Pro golfers are the pinnacle of skill and expertise on the course, and those that are new to the game will be tempted to imagine that the pros very seldom make mistakes, especially mistakes that might cost them an entire tournament. But even the very best at the game can mess up, and sometimes they’re such calamitous mistakes that it ends up costing them everything.
Here we will be looking at some of the biggest mistakes ever made in pro golf tournaments, and what it cost the golfers that made them.
As one of the biggest names in the sport, Johnson has a long and successful career as a pro golfer, and has proven time and time again that he deserves to be remembered among golf’s greats. But Johnson also has his fair share of mishaps and foul-ups.
Most think of 2015 as being one of Johnson’s worst years, but it was the 2011 US Open that was home to one of his worst. This was due to an 11 over during the first round of the event, which included both a triple bogey as well as a double bogey in consecutive holes, making it one of the biggest blunders in recent memory.
During his time playing the masters in 1996, Greg Norman was far in the lead with six shots, but the 11th hole proved to be his undoing. By the time that the day came to an end, the golfer had achieved five bogeys combined with two double bogeys, ending in 78. He later went on to say that he was attempting to fix his swing mid-game, and that it was enough to get him out of the funk he had fallen in to.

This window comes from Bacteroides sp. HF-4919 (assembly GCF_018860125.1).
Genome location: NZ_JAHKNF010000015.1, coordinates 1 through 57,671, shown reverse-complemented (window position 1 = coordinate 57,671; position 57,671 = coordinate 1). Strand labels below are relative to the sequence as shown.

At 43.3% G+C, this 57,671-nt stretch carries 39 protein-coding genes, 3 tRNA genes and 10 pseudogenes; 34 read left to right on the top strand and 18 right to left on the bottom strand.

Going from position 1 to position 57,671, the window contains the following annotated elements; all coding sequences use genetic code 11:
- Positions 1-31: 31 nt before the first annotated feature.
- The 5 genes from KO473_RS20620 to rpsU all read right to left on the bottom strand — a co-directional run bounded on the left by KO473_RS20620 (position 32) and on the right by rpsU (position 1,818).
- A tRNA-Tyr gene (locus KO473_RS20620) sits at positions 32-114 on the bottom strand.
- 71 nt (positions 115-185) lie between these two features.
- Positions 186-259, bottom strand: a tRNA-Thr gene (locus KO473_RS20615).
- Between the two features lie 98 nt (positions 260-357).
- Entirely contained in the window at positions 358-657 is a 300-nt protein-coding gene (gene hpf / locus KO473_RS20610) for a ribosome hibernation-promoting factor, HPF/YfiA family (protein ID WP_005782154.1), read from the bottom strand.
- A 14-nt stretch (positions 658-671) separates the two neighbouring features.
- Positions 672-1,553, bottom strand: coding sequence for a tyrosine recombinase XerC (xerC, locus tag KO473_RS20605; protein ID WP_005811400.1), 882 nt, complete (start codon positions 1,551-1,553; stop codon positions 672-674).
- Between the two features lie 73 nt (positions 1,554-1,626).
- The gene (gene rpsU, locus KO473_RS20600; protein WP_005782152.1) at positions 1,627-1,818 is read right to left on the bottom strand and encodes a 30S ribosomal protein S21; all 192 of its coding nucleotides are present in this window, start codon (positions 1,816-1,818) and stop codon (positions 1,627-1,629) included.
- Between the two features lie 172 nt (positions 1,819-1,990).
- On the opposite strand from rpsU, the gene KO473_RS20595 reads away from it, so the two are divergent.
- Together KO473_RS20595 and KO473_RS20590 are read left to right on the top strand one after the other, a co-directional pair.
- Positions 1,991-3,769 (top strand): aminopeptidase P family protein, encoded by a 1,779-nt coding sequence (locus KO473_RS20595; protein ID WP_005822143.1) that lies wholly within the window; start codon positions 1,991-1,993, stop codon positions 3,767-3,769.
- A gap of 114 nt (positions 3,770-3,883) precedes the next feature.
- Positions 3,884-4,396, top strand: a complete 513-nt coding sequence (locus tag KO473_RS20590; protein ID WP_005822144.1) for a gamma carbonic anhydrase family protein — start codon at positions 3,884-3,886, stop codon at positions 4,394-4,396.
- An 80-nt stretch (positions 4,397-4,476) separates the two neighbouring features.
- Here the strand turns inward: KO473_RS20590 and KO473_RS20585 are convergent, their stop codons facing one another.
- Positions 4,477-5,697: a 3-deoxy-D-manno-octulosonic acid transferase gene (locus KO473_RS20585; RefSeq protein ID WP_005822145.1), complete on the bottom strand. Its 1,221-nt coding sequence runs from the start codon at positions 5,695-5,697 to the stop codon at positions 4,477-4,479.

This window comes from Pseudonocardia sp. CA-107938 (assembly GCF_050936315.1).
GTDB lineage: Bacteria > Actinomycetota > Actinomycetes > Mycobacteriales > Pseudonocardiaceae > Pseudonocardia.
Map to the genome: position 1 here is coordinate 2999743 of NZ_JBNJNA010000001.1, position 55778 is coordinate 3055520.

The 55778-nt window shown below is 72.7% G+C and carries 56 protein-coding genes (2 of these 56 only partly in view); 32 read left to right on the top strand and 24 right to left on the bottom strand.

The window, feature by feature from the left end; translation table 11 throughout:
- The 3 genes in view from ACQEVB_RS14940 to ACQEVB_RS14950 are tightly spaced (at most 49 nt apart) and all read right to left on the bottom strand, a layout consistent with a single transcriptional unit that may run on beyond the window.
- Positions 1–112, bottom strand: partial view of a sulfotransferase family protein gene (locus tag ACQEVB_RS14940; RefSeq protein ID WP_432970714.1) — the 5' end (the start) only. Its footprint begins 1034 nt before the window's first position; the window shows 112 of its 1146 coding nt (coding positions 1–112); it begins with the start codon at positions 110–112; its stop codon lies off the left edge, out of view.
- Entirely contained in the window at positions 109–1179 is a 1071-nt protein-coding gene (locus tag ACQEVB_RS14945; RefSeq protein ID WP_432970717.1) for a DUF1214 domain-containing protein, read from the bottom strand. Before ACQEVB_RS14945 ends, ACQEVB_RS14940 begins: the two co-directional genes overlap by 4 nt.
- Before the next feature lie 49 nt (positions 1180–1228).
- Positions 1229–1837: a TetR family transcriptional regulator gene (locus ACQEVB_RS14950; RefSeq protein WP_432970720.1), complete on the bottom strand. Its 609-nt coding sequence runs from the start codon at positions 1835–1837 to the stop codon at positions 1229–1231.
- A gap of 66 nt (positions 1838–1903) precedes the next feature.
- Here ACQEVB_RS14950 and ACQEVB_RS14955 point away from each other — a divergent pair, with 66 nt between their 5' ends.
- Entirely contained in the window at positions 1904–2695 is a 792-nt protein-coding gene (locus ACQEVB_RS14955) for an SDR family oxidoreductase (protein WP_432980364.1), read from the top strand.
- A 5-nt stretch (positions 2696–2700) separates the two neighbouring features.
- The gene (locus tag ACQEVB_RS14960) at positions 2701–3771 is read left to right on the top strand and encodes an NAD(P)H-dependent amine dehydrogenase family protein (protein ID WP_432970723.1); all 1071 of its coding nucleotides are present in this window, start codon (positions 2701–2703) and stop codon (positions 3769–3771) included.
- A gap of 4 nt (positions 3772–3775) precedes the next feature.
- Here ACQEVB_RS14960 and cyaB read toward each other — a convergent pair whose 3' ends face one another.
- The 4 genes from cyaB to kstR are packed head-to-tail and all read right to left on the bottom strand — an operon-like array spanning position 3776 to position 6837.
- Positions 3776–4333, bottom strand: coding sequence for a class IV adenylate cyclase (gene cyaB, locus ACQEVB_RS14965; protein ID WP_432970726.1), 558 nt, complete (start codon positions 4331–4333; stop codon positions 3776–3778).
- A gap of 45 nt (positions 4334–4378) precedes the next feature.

For the 1979 Masters, Ed Sneed showed his remarkable skill on the course, and would eventually emerge as the leader of the group for the event. But that success that he worked on over the course of the Masters would come to an end after he earned a three-shot lead.
The final three holes were more than a match for the seasoned player, however, after he lost his lead in a series of mistakes. His lead would be taken over by Fuzzy Zoeller, who was the ultimate winner of the event, in a twist that only online Roulette NZ players would be accustomed to.
Jean Van De Velde
Considered by many as one of the worst collapses in golfing history, this took place at the 1999 British Open, and has entered into the annals of golf as truly memorable. Jean Van De Velde had played well for most of the event and had begun to play for the final hole with a three shot lead. It didn’t take long for his success to come an end after a triple bogey into the hole, forcing him to lose the Open in a play off, but not before he jumped into a lake out of frustration.